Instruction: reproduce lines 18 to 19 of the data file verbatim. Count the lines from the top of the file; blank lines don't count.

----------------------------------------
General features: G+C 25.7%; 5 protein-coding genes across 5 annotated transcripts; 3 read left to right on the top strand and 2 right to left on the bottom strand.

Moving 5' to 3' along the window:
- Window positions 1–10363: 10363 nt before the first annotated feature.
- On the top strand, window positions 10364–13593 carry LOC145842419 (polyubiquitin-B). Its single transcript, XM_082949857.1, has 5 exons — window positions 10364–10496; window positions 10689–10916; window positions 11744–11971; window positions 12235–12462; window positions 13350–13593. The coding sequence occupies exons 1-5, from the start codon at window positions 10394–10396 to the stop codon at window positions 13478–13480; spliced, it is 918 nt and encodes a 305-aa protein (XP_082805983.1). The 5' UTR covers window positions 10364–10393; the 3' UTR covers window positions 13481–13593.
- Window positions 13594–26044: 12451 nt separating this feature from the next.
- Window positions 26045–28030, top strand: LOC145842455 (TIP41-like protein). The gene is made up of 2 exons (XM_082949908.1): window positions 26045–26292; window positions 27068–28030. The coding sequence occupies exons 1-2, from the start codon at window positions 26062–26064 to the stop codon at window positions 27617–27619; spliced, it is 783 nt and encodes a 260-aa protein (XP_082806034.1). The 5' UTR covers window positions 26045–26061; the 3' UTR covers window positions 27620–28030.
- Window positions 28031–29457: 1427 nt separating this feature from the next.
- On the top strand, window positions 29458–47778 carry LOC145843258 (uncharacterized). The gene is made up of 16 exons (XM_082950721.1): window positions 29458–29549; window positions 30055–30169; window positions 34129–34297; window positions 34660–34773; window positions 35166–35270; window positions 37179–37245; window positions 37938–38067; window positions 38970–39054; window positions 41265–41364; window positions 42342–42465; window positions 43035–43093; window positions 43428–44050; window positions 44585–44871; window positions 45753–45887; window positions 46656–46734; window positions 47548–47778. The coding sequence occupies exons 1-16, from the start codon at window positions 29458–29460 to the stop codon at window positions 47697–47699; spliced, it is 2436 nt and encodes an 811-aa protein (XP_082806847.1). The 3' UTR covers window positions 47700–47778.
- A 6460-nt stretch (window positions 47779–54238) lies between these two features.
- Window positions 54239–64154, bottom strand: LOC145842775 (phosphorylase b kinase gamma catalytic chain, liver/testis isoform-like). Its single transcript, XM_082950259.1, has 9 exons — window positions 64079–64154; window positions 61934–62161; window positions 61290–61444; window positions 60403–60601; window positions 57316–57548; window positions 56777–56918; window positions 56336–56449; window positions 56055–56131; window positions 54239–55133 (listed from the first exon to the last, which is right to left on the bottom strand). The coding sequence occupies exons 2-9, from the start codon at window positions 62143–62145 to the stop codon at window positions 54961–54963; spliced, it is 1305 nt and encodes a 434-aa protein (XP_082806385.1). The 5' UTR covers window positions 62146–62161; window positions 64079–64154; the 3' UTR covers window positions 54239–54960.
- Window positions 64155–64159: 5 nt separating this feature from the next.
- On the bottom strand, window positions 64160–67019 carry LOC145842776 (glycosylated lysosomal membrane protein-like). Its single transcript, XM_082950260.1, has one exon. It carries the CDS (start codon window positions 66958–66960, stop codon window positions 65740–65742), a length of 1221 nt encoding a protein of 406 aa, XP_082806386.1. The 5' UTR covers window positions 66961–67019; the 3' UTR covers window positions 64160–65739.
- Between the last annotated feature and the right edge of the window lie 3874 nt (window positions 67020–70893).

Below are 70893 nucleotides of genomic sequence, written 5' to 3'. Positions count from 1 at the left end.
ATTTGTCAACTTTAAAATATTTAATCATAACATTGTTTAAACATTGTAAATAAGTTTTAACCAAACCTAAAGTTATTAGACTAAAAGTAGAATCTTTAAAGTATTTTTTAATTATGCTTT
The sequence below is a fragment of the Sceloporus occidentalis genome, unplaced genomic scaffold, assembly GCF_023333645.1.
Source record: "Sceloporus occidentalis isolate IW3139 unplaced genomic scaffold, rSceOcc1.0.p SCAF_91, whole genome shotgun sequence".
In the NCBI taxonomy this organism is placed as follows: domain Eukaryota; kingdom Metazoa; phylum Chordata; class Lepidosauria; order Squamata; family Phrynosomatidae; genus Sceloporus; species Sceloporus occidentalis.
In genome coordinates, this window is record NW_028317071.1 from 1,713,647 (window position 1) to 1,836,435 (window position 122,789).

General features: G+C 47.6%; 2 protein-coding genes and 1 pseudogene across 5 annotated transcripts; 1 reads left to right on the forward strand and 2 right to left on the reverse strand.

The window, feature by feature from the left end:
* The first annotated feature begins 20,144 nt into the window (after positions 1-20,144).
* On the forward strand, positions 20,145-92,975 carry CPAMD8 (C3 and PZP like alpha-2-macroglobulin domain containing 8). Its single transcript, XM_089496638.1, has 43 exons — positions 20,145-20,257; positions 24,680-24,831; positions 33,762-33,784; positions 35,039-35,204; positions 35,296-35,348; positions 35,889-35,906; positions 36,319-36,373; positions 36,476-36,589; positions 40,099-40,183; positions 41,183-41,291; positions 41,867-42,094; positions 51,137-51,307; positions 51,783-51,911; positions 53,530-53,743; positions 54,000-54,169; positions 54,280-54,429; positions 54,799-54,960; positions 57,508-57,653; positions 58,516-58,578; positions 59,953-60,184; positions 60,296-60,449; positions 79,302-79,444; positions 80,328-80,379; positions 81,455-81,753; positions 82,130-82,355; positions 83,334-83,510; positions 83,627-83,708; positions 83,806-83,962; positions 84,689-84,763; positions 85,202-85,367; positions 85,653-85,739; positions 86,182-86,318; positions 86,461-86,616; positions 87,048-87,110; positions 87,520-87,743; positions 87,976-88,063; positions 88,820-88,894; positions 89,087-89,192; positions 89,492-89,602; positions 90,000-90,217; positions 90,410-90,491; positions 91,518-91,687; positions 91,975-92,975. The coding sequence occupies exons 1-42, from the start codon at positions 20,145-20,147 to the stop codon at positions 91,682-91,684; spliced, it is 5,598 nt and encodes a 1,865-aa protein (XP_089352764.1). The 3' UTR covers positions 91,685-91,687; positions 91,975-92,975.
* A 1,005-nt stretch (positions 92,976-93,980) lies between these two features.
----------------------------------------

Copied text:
In the NCBI taxonomy this organism is placed as follows: domain Eukaryota; kingdom Metazoa; phylum Chordata; class Lepidosauria; order Squamata; family Phrynosomatidae; genus Sceloporus; species Sceloporus occidentalis.
In genome coordinates, this window is record NW_028317071.1 from 1,713,647 (window position 1) to 1,836,435 (window position 122,789).